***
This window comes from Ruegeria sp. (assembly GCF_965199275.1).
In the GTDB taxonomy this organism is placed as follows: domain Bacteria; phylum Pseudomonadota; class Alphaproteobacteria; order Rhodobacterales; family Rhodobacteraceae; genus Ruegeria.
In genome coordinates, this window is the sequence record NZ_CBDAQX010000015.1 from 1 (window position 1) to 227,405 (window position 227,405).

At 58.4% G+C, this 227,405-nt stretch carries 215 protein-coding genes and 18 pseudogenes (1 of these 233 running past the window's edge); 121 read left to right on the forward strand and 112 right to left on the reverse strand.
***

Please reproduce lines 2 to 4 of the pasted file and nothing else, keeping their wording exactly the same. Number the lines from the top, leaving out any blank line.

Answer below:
In the GTDB taxonomy this organism is placed as follows: domain Bacteria; phylum Pseudomonadota; class Alphaproteobacteria; order Rhodobacterales; family Rhodobacteraceae; genus Ruegeria.
In genome coordinates, this window is the sequence record NZ_CBDAQX010000015.1 from 1 (window position 1) to 227,405 (window position 227,405).

At 58.4% G+C, this 227,405-nt stretch carries 215 protein-coding genes and 18 pseudogenes (1 of these 233 running past the window's edge); 121 read left to right on the forward strand and 112 right to left on the reverse strand.